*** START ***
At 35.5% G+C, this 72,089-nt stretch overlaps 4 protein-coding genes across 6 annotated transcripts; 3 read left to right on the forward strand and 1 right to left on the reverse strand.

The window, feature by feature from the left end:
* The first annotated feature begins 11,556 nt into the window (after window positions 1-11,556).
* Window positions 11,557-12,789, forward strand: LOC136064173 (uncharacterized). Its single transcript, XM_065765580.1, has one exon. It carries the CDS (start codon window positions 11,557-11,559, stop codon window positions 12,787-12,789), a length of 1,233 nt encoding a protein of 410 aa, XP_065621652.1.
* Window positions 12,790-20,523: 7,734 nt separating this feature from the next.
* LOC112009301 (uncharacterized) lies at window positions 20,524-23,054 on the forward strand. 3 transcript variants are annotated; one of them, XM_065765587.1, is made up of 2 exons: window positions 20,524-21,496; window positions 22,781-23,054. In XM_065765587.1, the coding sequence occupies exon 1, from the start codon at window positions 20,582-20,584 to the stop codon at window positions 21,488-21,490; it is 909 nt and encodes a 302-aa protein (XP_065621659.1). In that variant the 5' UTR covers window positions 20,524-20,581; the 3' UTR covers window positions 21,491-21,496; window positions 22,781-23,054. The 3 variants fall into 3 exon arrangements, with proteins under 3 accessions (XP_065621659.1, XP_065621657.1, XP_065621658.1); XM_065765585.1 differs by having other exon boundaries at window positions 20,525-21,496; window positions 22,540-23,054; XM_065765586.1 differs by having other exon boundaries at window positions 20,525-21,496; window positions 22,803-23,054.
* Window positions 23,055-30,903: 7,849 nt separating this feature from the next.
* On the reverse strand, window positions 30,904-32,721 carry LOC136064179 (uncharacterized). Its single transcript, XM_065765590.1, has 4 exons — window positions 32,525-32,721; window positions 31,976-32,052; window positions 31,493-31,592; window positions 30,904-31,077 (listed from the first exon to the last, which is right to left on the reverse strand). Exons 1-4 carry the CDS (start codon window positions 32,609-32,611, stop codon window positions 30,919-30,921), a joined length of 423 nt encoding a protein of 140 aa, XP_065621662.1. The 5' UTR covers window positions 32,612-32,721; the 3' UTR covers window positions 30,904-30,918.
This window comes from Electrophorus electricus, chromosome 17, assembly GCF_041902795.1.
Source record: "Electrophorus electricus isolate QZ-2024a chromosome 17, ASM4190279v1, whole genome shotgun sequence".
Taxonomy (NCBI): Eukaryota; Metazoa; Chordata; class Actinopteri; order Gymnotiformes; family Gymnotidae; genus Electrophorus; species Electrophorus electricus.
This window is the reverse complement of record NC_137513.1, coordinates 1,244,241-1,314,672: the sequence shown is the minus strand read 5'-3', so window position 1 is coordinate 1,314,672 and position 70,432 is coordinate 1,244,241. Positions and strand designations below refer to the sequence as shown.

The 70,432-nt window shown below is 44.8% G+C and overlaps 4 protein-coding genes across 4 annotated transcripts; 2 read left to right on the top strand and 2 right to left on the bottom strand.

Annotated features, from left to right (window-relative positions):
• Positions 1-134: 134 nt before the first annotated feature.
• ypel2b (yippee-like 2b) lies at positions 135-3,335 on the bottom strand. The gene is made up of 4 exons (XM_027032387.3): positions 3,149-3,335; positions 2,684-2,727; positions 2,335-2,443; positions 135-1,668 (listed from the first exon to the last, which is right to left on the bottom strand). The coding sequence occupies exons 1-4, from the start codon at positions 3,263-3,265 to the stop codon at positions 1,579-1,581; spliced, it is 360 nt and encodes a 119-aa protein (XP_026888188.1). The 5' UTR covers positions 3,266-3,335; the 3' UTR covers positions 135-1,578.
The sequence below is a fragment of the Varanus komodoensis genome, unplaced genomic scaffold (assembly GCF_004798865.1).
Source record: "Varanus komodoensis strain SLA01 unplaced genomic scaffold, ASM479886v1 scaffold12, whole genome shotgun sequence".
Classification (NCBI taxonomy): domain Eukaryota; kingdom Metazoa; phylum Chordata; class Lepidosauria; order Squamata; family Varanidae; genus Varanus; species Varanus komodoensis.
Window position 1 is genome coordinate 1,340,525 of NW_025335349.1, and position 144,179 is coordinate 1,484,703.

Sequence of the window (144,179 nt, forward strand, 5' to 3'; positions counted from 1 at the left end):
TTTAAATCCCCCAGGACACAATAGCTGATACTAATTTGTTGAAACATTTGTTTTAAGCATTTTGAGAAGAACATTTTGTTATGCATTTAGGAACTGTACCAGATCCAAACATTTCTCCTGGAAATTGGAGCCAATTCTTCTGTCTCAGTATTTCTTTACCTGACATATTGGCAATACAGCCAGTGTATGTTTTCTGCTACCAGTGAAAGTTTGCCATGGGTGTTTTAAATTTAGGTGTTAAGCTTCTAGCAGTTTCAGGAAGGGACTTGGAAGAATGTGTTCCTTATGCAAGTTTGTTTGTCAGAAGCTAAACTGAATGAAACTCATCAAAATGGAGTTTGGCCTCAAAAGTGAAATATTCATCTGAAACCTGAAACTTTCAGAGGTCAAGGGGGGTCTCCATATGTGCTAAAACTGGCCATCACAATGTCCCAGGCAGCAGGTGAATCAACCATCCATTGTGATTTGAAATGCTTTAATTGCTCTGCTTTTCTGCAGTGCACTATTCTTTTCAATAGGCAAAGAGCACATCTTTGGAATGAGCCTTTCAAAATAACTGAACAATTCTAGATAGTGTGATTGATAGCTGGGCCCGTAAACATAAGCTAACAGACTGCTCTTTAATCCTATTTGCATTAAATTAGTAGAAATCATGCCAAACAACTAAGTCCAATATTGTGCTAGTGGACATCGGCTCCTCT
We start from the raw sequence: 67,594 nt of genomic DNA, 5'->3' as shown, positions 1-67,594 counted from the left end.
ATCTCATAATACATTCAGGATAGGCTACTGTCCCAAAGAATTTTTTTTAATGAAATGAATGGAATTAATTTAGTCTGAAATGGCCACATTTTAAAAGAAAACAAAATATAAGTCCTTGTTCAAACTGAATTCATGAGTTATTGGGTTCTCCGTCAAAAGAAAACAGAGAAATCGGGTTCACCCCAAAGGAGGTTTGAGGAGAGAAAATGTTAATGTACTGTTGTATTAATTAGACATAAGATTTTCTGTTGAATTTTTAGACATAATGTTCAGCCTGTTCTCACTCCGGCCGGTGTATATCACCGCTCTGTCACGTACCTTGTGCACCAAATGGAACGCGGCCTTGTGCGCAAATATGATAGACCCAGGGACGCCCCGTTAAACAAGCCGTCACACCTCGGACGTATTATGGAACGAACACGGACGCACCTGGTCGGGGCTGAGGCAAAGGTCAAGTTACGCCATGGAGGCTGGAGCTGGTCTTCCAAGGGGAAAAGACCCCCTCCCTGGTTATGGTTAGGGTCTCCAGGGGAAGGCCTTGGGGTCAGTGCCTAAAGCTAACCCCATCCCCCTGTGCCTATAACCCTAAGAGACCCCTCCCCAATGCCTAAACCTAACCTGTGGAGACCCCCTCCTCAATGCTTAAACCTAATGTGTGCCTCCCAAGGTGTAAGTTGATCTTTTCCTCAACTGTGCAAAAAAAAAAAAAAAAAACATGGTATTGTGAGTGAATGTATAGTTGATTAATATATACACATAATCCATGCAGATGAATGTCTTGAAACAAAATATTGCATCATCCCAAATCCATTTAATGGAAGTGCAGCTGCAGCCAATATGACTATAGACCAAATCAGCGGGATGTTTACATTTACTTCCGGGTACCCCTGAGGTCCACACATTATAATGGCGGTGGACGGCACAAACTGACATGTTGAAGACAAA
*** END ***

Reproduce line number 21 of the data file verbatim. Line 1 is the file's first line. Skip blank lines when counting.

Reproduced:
Sequence of the window (144,179 nt, forward strand, 5' to 3'; positions counted from 1 at the left end):